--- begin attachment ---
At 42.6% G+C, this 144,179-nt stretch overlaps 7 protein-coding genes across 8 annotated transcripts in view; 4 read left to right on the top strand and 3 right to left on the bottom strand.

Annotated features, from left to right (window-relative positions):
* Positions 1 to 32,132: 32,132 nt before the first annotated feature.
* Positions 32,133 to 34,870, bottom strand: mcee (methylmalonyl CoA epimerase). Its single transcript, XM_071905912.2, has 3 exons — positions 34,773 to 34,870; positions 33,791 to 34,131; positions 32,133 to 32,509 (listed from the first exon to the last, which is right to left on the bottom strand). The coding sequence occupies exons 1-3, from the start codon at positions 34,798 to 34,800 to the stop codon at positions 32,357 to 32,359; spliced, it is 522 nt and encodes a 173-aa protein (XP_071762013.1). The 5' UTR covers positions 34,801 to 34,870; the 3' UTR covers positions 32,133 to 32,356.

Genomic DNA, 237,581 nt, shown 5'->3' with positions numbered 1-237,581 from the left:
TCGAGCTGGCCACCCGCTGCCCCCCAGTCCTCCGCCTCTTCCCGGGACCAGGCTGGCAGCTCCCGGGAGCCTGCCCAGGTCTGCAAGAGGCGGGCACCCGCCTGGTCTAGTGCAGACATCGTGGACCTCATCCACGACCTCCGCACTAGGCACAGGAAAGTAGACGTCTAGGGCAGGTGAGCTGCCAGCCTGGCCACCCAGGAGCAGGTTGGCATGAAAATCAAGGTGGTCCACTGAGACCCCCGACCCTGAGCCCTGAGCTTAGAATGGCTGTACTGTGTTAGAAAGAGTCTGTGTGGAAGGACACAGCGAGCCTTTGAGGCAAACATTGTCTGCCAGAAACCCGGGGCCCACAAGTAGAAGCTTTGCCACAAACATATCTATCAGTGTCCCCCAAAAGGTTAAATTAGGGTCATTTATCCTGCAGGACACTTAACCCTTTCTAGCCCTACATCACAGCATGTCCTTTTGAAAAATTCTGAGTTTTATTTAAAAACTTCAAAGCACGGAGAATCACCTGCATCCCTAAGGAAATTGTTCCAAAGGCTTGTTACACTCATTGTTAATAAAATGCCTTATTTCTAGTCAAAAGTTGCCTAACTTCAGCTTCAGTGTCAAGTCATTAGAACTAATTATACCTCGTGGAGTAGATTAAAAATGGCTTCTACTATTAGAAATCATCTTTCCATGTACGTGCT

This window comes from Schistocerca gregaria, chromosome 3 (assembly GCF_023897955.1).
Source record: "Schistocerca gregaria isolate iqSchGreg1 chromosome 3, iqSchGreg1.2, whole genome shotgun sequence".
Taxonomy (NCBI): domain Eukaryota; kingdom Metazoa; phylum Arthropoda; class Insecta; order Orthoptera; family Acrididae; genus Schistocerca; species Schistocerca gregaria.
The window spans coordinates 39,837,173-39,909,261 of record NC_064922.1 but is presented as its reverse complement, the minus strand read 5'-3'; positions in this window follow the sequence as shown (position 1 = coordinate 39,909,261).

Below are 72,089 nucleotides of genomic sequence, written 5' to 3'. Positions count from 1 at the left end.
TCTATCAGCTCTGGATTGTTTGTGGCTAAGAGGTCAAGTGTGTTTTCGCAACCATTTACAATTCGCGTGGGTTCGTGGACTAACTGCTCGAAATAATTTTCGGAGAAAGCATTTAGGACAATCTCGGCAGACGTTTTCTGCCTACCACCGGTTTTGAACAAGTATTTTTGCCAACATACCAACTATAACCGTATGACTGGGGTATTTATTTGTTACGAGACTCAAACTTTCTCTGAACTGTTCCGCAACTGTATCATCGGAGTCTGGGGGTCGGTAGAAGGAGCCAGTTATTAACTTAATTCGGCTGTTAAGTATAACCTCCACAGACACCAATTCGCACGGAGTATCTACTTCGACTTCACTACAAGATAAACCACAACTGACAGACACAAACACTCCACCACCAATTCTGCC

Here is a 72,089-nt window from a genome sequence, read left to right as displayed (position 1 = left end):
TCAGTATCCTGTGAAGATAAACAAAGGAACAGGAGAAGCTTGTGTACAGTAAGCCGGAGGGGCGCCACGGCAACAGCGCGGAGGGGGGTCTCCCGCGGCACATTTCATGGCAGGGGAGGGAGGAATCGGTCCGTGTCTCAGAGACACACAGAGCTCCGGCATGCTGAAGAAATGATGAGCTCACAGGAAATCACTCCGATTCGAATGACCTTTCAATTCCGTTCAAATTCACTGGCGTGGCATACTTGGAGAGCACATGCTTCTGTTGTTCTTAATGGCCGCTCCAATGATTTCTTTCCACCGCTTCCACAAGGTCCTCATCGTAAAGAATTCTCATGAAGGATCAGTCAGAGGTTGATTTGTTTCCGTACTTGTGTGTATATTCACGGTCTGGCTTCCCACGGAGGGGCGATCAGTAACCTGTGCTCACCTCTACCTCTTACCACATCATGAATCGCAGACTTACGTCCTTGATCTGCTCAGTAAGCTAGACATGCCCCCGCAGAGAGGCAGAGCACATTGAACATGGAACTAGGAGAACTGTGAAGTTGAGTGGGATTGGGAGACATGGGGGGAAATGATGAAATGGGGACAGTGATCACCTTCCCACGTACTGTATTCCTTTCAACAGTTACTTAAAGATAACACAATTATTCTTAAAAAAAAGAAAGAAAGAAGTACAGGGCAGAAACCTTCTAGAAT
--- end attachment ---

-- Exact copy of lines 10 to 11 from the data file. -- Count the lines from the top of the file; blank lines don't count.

The window spans coordinates 39,837,173-39,909,261 of record NC_064922.1 but is presented as its reverse complement, the minus strand read 5'-3'; positions in this window follow the sequence as shown (position 1 = coordinate 39,909,261).

Below are 72,089 nucleotides of genomic sequence, written 5' to 3'. Positions count from 1 at the left end.